The quest toward better gas mileage and incremental gains isn't relegated just to engine and transmission improvements, or to aerodynamics or weight reduction. Even when we're not talking hybrids, the move to smart electric components can bring some significant gains.

Beyond electric power steering, so-called 'smart' alternators are a next step that a number of automakers have already taken. But in the 2014 Mazda 6 is leapfrogging that, with a radical new brake-energy regeneration system called i-ELOOP.

It's making its world debut in the 2014 Mazda 6, and it's the first such system to use a special double-layer capacitor—not a battery—to quickly store away energy during times when you're coasting, decelerating, or braking. Then when accelerating, the variable-voltage alternator runs at its lowest capacity (and load), releasing energy from the capacitor to run accessories.

Capacitors for bigger mileage gains

Simply put, batteries are limited in how quickly they can store energy; on the other hand, storing or releasing a charge quite rapidly is a strength of capacitors. According to Mazda, there's about a ten-percent accessory loss in the act of generating electricity, and the automaker aims to recover much of that with i-ELOOP.

Mazda confirms that the system works much like the system that BMW had, a few years ago on introduction, called Brake Energy Regeneration (and now implemented throughout that luxury automaker's model line); although Mazda should be able to make an even more significant impact on fuel-efficiency thanks to the capacitor storage. As the automaker notes in a video (see below): “i-ELOOP closes the broken energy loop.”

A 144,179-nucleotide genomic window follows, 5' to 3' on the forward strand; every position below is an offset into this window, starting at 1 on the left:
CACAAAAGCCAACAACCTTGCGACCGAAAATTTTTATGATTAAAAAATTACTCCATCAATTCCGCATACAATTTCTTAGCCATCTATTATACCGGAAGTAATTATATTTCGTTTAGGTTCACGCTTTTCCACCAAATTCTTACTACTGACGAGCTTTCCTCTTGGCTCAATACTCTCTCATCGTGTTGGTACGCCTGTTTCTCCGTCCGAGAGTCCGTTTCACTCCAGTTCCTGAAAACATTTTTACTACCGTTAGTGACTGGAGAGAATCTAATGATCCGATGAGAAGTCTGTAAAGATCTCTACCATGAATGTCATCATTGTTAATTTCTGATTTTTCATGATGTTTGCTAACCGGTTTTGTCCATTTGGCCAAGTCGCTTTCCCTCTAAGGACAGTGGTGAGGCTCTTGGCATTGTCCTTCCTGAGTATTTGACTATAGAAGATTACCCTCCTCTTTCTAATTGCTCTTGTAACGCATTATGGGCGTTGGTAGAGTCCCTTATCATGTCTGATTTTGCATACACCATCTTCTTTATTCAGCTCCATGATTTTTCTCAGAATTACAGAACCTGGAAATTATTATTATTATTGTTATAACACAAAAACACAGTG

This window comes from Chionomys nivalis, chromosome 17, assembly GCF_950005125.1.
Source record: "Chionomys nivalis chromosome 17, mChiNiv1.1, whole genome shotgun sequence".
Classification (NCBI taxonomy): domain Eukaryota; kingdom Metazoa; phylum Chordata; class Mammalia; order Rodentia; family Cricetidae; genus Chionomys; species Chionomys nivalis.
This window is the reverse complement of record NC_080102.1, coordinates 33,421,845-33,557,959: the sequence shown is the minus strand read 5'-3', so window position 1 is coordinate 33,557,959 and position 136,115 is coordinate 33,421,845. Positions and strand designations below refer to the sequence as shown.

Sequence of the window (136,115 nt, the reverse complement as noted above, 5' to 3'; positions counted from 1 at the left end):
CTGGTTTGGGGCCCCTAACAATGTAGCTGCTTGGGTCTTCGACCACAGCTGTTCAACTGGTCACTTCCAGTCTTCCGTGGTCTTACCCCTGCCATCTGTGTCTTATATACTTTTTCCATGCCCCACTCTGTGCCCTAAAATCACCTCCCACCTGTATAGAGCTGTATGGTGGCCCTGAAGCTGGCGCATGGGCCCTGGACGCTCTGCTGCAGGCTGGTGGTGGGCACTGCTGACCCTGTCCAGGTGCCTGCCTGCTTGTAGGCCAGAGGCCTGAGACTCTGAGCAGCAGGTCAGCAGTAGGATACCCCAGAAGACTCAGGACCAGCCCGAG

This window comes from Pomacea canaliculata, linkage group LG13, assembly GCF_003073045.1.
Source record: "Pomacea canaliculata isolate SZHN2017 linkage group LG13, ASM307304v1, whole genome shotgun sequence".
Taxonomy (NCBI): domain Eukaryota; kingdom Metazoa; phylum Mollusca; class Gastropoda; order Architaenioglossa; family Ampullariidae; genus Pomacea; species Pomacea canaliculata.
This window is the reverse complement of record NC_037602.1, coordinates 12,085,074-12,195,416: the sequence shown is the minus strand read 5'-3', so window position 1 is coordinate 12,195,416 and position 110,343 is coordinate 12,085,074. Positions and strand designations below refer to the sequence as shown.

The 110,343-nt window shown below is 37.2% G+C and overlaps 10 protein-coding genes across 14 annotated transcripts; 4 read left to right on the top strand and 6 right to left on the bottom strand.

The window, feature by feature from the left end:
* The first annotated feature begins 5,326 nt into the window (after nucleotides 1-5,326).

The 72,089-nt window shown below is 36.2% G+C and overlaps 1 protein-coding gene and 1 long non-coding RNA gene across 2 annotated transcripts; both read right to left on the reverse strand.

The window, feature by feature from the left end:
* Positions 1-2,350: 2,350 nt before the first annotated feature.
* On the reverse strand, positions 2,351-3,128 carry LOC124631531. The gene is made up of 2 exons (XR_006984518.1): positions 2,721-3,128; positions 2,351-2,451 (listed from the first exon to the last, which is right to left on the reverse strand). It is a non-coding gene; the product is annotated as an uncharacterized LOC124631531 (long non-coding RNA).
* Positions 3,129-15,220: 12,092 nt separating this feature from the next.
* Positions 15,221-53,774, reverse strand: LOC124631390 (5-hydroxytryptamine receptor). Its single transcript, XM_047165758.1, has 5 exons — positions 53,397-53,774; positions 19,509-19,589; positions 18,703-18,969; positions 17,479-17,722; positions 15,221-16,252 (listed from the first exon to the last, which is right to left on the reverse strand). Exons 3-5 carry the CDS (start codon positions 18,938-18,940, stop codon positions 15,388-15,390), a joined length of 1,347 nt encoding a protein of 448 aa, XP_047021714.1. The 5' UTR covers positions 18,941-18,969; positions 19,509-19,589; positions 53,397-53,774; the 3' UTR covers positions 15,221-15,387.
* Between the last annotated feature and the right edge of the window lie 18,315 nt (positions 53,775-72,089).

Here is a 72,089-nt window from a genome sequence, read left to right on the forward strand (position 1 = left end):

Mazda double-layer capacitor - i-ELOOP

Mazda double-layer capacitor - i-ELOOP

Although Mazda originally touted i-ELOOP as a technology that's complementary to the company's 'i-Stop' engine start/stop system, as part of its SkyActiv suite of efficiency-related technologies, the automaker still has no plans to bring i-Stop here to the U.S.

As we've reported at various times in the past, that's mostly because the system wouldn't produce significant gains in the U.S. EPA fuel economy ratings.

Better numbers, on the highway especially

We expect that i-ELOOP itself will produce better numbers for the Mazda 6. And according to U.S. spokesman Jeremy Barnes, gains from the system will be greatest on the highway, where the system most helps reduce the load on the engine.

The normal 2014 Mazda 6 lineup earns EPA ratings of 26 mpg city, 38 highway with the six-speed automatic transmission, or 25/37 mpg. With a diesel version of the Mazda 6 on the way—and likely more fuel-efficient than the gasoline version—the boost from i-ELOOP could give the '6' the highest-mileage lineup of non-hybrid mid-size sedans.

Is it worth a Hybrid price?

Now for the second caveat: i-ELOOP won't either be a standard system on the model; rather, it's only offered on the 2014 Mazda 6 Grand Touring ($30,290), as part of the upcoming Advanced Package, which will also include Radar Cruise Control (MRCC), Forward Obstruction Warning (FOW), Lane Departure Warning (LDW), and High Beam Control (HBC).

That, admittedly, will place the i-ELOOP Mazda 6 in the same pricing range as a well-equipped Ford Fusion Hybrid or Toyota Camry Hybrid.

Mazda plans to begin building U.S.-bound Mazda 6 models with the system beginning in May, and first deliveries start this summer.